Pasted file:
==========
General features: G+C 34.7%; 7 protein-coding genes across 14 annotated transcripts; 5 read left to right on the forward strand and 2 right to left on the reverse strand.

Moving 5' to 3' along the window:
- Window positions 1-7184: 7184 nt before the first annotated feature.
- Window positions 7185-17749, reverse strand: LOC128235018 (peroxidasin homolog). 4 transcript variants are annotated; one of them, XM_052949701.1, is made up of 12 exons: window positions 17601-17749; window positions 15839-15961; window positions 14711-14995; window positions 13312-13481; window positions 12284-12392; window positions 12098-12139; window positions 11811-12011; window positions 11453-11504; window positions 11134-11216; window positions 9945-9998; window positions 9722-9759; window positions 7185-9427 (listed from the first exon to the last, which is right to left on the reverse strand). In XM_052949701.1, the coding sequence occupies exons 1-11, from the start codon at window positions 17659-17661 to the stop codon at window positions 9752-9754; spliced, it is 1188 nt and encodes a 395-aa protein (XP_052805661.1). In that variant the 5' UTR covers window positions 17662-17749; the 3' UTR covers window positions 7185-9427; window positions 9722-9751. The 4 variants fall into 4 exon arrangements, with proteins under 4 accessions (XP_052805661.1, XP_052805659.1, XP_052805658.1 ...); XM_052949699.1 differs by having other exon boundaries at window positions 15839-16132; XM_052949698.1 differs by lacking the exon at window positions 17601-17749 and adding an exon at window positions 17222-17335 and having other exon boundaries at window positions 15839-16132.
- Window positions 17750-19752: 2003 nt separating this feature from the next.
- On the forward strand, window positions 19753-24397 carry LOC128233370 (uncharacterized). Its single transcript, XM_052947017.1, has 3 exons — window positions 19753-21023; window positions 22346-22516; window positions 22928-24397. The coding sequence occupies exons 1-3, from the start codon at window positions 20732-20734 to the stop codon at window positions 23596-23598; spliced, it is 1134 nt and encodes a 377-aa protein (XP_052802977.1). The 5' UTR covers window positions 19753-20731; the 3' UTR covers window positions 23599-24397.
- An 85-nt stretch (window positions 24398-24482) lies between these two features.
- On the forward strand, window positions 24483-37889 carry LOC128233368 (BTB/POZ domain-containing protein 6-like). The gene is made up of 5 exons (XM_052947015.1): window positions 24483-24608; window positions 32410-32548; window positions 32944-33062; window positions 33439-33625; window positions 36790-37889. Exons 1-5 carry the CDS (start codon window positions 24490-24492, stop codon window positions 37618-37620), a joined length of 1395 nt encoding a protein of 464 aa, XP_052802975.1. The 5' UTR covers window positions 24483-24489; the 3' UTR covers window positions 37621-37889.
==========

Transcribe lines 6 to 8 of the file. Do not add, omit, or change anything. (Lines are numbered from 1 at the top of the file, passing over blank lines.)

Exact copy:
- On the forward strand, window positions 19753-24397 carry LOC128233370 (uncharacterized). Its single transcript, XM_052947017.1, has 3 exons — window positions 19753-21023; window positions 22346-22516; window positions 22928-24397. The coding sequence occupies exons 1-3, from the start codon at window positions 20732-20734 to the stop codon at window positions 23596-23598; spliced, it is 1134 nt and encodes a 377-aa protein (XP_052802977.1). The 5' UTR covers window positions 19753-20731; the 3' UTR covers window positions 23599-24397.
- An 85-nt stretch (window positions 24398-24482) lies between these two features.
- On the forward strand, window positions 24483-37889 carry LOC128233368 (BTB/POZ domain-containing protein 6-like). The gene is made up of 5 exons (XM_052947015.1): window positions 24483-24608; window positions 32410-32548; window positions 32944-33062; window positions 33439-33625; window positions 36790-37889. Exons 1-5 carry the CDS (start codon window positions 24490-24492, stop codon window positions 37618-37620), a joined length of 1395 nt encoding a protein of 464 aa, XP_052802975.1. The 5' UTR covers window positions 24483-24489; the 3' UTR covers window positions 37621-37889.